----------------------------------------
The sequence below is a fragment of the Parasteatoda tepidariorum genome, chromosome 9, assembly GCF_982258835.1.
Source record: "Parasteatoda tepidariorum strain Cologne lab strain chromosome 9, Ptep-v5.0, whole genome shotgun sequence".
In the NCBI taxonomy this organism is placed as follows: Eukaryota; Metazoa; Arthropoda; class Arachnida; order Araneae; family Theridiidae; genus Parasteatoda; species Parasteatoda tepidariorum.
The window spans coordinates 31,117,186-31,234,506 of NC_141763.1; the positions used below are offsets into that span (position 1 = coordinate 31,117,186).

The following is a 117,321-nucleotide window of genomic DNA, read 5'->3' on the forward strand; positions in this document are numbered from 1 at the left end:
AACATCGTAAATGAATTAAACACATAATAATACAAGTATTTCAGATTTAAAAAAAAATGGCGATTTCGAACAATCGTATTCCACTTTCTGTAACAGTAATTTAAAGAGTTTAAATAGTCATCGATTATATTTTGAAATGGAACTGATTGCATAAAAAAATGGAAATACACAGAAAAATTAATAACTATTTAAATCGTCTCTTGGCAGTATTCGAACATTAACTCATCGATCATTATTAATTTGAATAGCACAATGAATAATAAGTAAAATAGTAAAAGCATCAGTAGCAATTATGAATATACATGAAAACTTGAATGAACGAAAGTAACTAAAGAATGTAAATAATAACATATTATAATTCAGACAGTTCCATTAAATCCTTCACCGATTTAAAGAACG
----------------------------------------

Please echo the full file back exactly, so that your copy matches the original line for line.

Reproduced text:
The sequence below is a fragment of the Parasteatoda tepidariorum genome, chromosome 9, assembly GCF_982258835.1.
Source record: "Parasteatoda tepidariorum strain Cologne lab strain chromosome 9, Ptep-v5.0, whole genome shotgun sequence".
In the NCBI taxonomy this organism is placed as follows: Eukaryota; Metazoa; Arthropoda; class Arachnida; order Araneae; family Theridiidae; genus Parasteatoda; species Parasteatoda tepidariorum.
The window spans coordinates 31,117,186-31,234,506 of NC_141763.1; the positions used below are offsets into that span (position 1 = coordinate 31,117,186).

The following is a 117,321-nucleotide window of genomic DNA, read 5'->3' on the forward strand; positions in this document are numbered from 1 at the left end:
AACATCGTAAATGAATTAAACACATAATAATACAAGTATTTCAGATTTAAAAAAAAATGGCGATTTCGAACAATCGTATTCCACTTTCTGTAACAGTAATTTAAAGAGTTTAAATAGTCATCGATTATATTTTGAAATGGAACTGATTGCATAAAAAAATGGAAATACACAGAAAAATTAATAACTATTTAAATCGTCTCTTGGCAGTATTCGAACATTAACTCATCGATCATTATTAATTTGAATAGCACAATGAATAATAAGTAAAATAGTAAAAGCATCAGTAGCAATTATGAATATACATGAAAACTTGAATGAACGAAAGTAACTAAAGAATGTAAATAATAACATATTATAATTCAGACAGTTCCATTAAATCCTTCACCGATTTAAAGAACG